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    I have a 7 year old and a 4 year old. We have never owned a car. We just started using bikes as a significant means of transportation last year. Before that we walked and took the bus. When I ride with my kids we take the bike path or side streets. There are a couple of places that we bike on the sidewalk. Most of the time my 7 year old bikes in front of me with instructions on when to stop and shouted advice from me. My four year old rides on a freeloader hitched to my bike. We walk our bikes through tricky intersections rather than riding through them.

    There are quite a few families in my area that bike for transportation in decent weather. The younger ones are usually in a trailer or on a freeloader, or a combination of both. The older ones usually seem to ride in front of their parent. High visibility vests and flags are also commonly used. Generally, they seem bike on the bike paths and less busy side streets.

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    FWIW, by 13 or so, I was riding solo on roads posted 45 mph. No bike lane, no shoulder, and fairly hostile drivers. My dad had checked that I was clear on the rules of the road, could signal turns appropriately, and that I knew how to use routes he considered safe. He'd also checked that I was a well behaved teen biker, so that I wouldn't do something idiotic like try to ride my bike on the sidewalk downtown. He also made sure I knew I *could* call for a SAG if I needed one (and I'd damn well better need one if it got dark because I didn't have lights). I bought a helmet on my own since I'd decided that a head injury was a very real risk, and a head injury was a likely outcome if a car hit me. Once I was old enough, I'd bike to work and get a ride home because I was still a teen and hadn't figured out that I could buy lights for my bike.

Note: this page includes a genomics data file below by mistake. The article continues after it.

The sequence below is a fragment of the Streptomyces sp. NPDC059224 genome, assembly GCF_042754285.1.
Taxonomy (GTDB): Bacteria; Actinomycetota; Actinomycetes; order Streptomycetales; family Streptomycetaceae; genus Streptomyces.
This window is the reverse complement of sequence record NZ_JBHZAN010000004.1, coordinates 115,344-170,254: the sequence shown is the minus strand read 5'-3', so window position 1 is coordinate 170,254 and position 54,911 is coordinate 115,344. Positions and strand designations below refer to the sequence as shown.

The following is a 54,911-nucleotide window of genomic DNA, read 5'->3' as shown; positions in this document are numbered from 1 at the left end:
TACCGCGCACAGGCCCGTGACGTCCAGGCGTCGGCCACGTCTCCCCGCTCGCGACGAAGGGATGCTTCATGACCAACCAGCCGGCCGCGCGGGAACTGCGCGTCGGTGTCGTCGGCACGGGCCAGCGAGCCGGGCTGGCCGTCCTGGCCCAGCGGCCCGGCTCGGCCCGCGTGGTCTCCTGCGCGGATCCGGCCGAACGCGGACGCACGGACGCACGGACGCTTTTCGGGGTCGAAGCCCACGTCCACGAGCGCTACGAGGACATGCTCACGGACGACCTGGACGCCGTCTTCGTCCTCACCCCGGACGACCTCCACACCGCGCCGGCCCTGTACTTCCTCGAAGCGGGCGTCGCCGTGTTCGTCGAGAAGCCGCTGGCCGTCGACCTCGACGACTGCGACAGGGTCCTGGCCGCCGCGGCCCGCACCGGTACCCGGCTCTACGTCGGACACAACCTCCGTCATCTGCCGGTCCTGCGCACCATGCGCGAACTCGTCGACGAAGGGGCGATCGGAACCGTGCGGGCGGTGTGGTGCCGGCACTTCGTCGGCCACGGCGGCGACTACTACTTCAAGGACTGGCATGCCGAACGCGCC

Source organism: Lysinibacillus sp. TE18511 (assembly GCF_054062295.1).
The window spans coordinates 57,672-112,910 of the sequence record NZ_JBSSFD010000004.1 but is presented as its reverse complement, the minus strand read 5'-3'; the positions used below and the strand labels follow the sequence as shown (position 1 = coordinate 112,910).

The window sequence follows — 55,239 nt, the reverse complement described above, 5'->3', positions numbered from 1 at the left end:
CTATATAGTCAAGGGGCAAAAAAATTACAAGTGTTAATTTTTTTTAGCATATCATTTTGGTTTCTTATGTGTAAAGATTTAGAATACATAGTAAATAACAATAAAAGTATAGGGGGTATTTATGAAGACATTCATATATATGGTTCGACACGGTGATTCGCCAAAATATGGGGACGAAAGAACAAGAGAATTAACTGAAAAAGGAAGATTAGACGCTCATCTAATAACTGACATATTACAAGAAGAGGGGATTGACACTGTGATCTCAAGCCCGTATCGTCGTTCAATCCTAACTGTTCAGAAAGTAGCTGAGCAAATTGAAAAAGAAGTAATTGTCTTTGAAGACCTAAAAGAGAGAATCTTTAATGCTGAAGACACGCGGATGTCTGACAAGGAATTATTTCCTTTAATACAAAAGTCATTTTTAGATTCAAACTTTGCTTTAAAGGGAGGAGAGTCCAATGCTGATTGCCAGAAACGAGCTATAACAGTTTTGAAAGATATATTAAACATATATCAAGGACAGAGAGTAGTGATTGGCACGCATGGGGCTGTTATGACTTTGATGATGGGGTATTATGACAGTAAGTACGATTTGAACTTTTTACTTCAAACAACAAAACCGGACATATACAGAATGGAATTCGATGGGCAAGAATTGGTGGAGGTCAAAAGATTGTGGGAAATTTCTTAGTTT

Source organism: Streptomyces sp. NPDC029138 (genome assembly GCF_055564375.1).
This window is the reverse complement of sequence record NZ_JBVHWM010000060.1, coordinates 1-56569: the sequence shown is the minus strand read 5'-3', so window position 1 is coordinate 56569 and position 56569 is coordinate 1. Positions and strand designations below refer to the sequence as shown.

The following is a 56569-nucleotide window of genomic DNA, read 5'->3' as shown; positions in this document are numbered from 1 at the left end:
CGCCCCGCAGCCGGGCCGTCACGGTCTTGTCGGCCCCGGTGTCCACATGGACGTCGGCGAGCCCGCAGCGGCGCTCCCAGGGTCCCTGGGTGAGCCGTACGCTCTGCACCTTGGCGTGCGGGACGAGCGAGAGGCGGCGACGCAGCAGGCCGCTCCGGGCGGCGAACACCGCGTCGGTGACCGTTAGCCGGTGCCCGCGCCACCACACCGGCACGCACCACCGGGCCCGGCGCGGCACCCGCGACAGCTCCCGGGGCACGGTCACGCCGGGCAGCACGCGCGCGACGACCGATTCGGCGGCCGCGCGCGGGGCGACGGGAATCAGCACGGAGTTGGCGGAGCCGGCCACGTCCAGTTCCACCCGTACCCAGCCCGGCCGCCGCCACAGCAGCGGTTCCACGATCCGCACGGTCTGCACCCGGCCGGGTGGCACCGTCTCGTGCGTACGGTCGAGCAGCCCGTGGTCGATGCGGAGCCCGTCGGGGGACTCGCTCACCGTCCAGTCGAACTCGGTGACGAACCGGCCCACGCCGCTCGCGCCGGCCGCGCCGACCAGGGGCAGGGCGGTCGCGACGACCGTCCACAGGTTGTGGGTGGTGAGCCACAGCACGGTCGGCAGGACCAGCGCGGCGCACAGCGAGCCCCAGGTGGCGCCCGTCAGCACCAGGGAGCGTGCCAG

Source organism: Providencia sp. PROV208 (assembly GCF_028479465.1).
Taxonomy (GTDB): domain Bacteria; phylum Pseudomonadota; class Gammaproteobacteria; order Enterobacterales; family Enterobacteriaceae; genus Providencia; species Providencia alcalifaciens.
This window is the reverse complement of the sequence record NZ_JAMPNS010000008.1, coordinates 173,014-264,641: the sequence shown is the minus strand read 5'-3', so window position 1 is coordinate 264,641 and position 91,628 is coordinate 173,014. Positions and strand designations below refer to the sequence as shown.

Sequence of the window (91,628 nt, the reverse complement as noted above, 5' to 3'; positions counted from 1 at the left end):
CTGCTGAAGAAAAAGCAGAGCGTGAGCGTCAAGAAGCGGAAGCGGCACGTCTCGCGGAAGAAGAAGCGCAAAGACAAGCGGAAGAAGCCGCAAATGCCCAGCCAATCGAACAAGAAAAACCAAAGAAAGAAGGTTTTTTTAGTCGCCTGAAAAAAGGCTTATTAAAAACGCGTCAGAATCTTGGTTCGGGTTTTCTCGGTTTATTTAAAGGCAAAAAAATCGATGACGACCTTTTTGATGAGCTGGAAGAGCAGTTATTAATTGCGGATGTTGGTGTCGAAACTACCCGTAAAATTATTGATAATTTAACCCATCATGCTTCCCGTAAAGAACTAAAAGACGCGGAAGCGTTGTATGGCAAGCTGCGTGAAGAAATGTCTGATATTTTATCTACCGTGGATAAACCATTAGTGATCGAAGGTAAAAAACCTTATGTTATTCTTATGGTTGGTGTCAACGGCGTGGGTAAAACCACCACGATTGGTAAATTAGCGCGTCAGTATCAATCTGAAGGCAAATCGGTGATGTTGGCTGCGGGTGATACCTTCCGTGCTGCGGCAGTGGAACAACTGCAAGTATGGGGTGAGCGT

I probably could have had that level of freedom at a younger age, but not a lot younger.

    If I'd had an appropriate (ie, not single speed) bike, at 8 or so, I could have ridden on the road with Dad. The area we lived in had extremely steep hills (18% grade or so just to get to our house), and trying to do that on a single speed with a coaster brake is not safe. Instead, I was confined to certain streets in our development.